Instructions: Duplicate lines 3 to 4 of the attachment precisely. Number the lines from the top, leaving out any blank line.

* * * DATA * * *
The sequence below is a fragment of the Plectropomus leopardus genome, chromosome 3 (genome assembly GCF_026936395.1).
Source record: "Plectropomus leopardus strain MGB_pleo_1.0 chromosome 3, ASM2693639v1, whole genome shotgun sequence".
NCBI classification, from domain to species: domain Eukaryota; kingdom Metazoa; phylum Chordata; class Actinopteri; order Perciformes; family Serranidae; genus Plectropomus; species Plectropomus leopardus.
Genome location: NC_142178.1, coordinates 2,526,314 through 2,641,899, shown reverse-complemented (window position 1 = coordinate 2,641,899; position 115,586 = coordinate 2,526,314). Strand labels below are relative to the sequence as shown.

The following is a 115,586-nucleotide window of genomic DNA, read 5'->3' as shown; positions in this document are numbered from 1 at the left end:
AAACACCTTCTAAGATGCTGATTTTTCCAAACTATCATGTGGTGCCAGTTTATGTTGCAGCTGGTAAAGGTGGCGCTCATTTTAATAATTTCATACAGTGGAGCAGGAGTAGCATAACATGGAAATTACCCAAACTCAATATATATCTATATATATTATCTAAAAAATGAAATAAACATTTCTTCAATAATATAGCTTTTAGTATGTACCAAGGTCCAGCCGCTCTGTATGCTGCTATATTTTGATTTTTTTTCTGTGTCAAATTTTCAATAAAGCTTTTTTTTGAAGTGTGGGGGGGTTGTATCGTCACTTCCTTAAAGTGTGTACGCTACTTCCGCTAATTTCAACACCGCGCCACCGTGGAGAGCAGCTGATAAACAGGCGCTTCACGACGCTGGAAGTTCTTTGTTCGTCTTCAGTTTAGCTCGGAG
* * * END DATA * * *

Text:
NCBI classification, from domain to species: domain Eukaryota; kingdom Metazoa; phylum Chordata; class Actinopteri; order Perciformes; family Serranidae; genus Plectropomus; species Plectropomus leopardus.
Genome location: NC_142178.1, coordinates 2,526,314 through 2,641,899, shown reverse-complemented (window position 1 = coordinate 2,641,899; position 115,586 = coordinate 2,526,314). Strand labels below are relative to the sequence as shown.